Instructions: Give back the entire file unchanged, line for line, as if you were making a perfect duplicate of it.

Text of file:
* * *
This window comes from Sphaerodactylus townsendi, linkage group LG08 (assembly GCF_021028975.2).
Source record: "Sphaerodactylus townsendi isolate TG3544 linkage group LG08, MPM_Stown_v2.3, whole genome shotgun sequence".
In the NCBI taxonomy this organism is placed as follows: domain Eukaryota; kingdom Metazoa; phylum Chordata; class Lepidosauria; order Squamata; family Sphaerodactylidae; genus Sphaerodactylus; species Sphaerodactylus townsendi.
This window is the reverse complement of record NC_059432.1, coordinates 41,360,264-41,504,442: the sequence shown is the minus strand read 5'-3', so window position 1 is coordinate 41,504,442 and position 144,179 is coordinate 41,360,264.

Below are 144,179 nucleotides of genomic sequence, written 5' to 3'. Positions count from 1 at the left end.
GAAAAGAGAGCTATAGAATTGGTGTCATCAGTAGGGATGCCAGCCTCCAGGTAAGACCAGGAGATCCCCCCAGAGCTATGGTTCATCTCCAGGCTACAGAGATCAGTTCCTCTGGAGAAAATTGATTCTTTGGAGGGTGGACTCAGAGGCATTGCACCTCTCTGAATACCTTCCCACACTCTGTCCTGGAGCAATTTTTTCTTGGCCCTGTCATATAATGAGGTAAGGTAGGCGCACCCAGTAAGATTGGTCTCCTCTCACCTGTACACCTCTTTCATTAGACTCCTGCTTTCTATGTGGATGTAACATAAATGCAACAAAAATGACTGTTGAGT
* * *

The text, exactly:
This window comes from Sphaerodactylus townsendi, linkage group LG08 (assembly GCF_021028975.2).
Source record: "Sphaerodactylus townsendi isolate TG3544 linkage group LG08, MPM_Stown_v2.3, whole genome shotgun sequence".
In the NCBI taxonomy this organism is placed as follows: domain Eukaryota; kingdom Metazoa; phylum Chordata; class Lepidosauria; order Squamata; family Sphaerodactylidae; genus Sphaerodactylus; species Sphaerodactylus townsendi.
This window is the reverse complement of record NC_059432.1, coordinates 41,360,264-41,504,442: the sequence shown is the minus strand read 5'-3', so window position 1 is coordinate 41,504,442 and position 144,179 is coordinate 41,360,264.

Below are 144,179 nucleotides of genomic sequence, written 5' to 3'. Positions count from 1 at the left end.
GAAAAGAGAGCTATAGAATTGGTGTCATCAGTAGGGATGCCAGCCTCCAGGTAAGACCAGGAGATCCCCCCAGAGCTATGGTTCATCTCCAGGCTACAGAGATCAGTTCCTCTGGAGAAAATTGATTCTTTGGAGGGTGGACTCAGAGGCATTGCACCTCTCTGAATACCTTCCCACACTCTGTCCTGGAGCAATTTTTTCTTGGCCCTGTCATATAATGAGGTAAGGTAGGCGCACCCAGTAAGATTGGTCTCCTCTCACCTGTACACCTCTTTCATTAGACTCCTGCTTTCTATGTGGATGTAACATAAATGCAACAAAAATGACTGTTGAGT